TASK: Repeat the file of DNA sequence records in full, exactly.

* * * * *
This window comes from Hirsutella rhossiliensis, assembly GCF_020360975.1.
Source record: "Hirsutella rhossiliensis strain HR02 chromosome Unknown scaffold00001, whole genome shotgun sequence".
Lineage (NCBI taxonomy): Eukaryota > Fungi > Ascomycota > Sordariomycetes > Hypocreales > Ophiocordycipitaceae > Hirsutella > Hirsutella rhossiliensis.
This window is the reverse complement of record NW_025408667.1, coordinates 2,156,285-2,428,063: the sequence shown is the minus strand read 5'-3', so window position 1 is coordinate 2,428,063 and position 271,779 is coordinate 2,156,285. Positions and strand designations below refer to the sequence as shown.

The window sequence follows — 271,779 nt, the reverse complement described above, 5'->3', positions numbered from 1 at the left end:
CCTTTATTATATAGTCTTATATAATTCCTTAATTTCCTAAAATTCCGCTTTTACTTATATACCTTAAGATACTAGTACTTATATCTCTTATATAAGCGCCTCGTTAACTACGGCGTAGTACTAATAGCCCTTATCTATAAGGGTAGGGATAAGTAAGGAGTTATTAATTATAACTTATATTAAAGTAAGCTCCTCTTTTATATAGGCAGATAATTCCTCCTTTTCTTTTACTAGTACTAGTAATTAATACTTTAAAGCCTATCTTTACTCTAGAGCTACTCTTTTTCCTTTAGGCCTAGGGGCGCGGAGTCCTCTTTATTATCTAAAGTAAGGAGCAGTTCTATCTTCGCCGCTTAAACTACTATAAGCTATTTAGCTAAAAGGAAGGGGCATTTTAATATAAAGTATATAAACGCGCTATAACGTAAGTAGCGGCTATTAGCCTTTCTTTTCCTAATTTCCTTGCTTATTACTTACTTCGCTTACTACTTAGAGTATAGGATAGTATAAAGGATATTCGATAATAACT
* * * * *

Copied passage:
This window comes from Hirsutella rhossiliensis, assembly GCF_020360975.1.
Source record: "Hirsutella rhossiliensis strain HR02 chromosome Unknown scaffold00001, whole genome shotgun sequence".
Lineage (NCBI taxonomy): Eukaryota > Fungi > Ascomycota > Sordariomycetes > Hypocreales > Ophiocordycipitaceae > Hirsutella > Hirsutella rhossiliensis.
This window is the reverse complement of record NW_025408667.1, coordinates 2,156,285-2,428,063: the sequence shown is the minus strand read 5'-3', so window position 1 is coordinate 2,428,063 and position 271,779 is coordinate 2,156,285. Positions and strand designations below refer to the sequence as shown.

The window sequence follows — 271,779 nt, the reverse complement described above, 5'->3', positions numbered from 1 at the left end:
CCTTTATTATATAGTCTTATATAATTCCTTAATTTCCTAAAATTCCGCTTTTACTTATATACCTTAAGATACTAGTACTTATATCTCTTATATAAGCGCCTCGTTAACTACGGCGTAGTACTAATAGCCCTTATCTATAAGGGTAGGGATAAGTAAGGAGTTATTAATTATAACTTATATTAAAGTAAGCTCCTCTTTTATATAGGCAGATAATTCCTCCTTTTCTTTTACTAGTACTAGTAATTAATACTTTAAAGCCTATCTTTACTCTAGAGCTACTCTTTTTCCTTTAGGCCTAGGGGCGCGGAGTCCTCTTTATTATCTAAAGTAAGGAGCAGTTCTATCTTCGCCGCTTAAACTACTATAAGCTATTTAGCTAAAAGGAAGGGGCATTTTAATATAAAGTATATAAACGCGCTATAACGTAAGTAGCGGCTATTAGCCTTTCTTTTCCTAATTTCCTTGCTTATTACTTACTTCGCTTACTACTTAGAGTATAGGATAGTATAAAGGATATTCGATAATAACT